Ask some builders to give you a quote
    Last edited by unforeseen; 10-07-2017 at 12:48 PM.
    • Aylesbury Duck
    • By Aylesbury Duck 10th Jul 17, 12:53 PM
    • 1,144 Posts
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    Aylesbury Duck
    • #7
    • 10th Jul 17, 12:53 PM
    • #7
    • 10th Jul 17, 12:53 PM
    Sorry, I should have said this would be to create space to park one car rather than to provide access, so width and length would be the minimum to reasonably do so.
    Originally posted by ed110220
    I'd plan it to accommodate the longest and widest car on the market, plus space to get in/out, etc. That way you haven't got to take a second bite if you size-up your car in future. I reckon you're therefore looking at excavating something like 25 cubic metres of earth. By the time that's been excavated and dumped in skips, it's probably something like 35 cubic metres. You're looking at 5-7 big skip loads at £250ish a pop, so just disposing of the earth will cost you £1500.
    • unforeseen
    • By unforeseen 10th Jul 17, 5:56 PM
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    unforeseen
    • #8
    • 10th Jul 17, 5:56 PM
    • #8
    • 10th Jul 17, 5:56 PM
    Forget to mention but if you excavate close to the house then you also have to take into account any effect it might have on the house foundations
    • ed110220
    • By ed110220 10th Jul 17, 9:48 PM
    • 1,058 Posts
    • 551 Thanks
    ed110220
    • #9
    • 10th Jul 17, 9:48 PM
    • #9
    • 10th Jul 17, 9:48 PM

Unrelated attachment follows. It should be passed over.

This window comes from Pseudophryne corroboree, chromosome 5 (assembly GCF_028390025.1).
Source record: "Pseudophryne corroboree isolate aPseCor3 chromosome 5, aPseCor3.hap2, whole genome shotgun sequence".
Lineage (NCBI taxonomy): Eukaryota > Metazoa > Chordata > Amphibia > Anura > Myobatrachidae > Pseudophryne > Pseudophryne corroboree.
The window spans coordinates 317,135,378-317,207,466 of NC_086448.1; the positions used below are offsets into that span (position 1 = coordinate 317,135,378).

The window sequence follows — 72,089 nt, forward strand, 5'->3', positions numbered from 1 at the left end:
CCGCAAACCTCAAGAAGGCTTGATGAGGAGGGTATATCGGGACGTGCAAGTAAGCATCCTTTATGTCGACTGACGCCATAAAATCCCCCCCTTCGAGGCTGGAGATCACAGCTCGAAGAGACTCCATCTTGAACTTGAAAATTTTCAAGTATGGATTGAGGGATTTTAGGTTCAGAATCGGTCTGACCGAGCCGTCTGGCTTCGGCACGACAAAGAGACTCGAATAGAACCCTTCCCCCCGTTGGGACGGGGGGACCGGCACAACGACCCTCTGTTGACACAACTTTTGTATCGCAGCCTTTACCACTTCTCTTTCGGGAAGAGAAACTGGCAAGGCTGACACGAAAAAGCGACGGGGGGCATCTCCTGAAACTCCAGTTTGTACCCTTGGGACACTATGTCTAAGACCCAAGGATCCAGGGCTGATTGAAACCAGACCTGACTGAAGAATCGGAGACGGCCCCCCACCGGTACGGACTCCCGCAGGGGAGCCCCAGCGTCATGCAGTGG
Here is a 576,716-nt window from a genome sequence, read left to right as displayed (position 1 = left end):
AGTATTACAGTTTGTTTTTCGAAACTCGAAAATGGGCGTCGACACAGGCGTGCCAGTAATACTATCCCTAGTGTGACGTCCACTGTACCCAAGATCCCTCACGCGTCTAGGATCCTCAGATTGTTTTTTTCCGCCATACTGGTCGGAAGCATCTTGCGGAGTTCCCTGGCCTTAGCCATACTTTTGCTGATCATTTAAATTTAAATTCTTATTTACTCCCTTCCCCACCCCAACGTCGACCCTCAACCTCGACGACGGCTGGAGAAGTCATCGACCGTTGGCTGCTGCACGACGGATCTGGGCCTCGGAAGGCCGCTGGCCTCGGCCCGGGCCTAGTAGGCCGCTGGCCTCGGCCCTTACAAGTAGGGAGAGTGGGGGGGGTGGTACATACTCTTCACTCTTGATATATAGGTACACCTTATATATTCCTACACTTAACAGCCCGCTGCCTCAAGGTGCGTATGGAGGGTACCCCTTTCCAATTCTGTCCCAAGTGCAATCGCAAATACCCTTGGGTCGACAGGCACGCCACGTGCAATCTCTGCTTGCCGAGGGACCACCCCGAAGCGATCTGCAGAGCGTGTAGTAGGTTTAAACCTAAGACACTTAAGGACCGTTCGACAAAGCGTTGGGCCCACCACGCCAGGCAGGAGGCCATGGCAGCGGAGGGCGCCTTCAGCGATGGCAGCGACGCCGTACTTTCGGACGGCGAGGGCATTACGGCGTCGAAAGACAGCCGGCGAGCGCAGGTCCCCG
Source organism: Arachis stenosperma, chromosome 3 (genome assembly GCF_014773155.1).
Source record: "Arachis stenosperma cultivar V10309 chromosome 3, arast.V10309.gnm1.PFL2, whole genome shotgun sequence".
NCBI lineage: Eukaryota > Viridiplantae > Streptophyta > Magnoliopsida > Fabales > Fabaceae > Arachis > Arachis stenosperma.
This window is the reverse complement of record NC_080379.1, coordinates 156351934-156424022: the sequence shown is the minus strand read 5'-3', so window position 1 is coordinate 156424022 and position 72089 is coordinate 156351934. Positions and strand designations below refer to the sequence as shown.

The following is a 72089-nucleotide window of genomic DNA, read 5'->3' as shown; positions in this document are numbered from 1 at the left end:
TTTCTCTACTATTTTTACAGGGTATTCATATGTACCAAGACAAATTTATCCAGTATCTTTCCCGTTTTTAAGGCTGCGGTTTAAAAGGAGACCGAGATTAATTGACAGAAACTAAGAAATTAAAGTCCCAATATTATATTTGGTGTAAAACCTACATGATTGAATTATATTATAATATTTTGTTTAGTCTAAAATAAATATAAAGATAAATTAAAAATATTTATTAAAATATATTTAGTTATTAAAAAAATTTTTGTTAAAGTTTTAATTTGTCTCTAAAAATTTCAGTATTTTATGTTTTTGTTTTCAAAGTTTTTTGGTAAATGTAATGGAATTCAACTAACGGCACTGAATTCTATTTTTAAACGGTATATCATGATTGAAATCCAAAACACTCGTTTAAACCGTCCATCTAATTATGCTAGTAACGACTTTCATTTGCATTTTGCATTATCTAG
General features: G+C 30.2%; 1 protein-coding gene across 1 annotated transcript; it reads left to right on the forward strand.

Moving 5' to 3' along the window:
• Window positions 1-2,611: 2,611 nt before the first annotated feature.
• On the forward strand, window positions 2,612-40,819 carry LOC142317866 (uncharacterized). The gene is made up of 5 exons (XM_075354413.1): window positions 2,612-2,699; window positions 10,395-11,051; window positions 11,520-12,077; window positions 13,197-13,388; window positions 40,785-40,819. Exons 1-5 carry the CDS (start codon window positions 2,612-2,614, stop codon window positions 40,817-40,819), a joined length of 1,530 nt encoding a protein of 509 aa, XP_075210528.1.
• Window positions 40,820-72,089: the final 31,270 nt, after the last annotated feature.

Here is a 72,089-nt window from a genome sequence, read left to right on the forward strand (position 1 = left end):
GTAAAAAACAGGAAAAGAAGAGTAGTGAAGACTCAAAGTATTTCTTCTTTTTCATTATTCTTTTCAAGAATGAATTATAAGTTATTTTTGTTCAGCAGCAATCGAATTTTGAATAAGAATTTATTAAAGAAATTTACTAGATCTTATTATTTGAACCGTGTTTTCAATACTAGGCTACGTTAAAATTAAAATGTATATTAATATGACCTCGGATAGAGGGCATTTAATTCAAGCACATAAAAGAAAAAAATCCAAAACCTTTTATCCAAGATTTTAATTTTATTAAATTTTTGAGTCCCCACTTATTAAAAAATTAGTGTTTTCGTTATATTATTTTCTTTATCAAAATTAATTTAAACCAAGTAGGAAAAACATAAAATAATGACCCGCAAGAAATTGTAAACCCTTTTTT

I'd plan it to accommodate the longest and widest car on the market, plus space to get in/out, etc. That way you haven't got to take a second bite if you size-up your car in future. I reckon you're therefore looking at excavating something like 25 cubic metres of earth. By the time that's been excavated and dumped in skips, it's probably something like 35 cubic metres. You're looking at 5-7 big skip loads at £250ish a pop, so just disposing of the earth will cost you £1500.
    Originally posted by Aylesbury Duck

    Thanks for all the replies! I can't imagine I'd buy something like a Ford Crown Victoria or a Chelsea tractor so I wouldn't worry about it being too small in the future for the sake of extra upfront costs though.
    • Aylesbury Duck
    • By Aylesbury Duck 10th Jul 17, 10:26 PM
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    Aylesbury Duck
    I used the dimensions of a large car, like a Mondeo. Don't forget that even with an average car, you'll need at least a metre's clearance lengthwise and width wise. In any case, marginal changes to the footprint won't make a huge difference to the cost. It's still many hours labour, excavator hire, skip hire, dropped kerb costs, shoring up the walls, etc etc. There really is no point in making it a tight fit for the sake of shaving off a few hundred quid and as a previous poster has said, a dropped kerb may require a minimum amount of clearance anyway.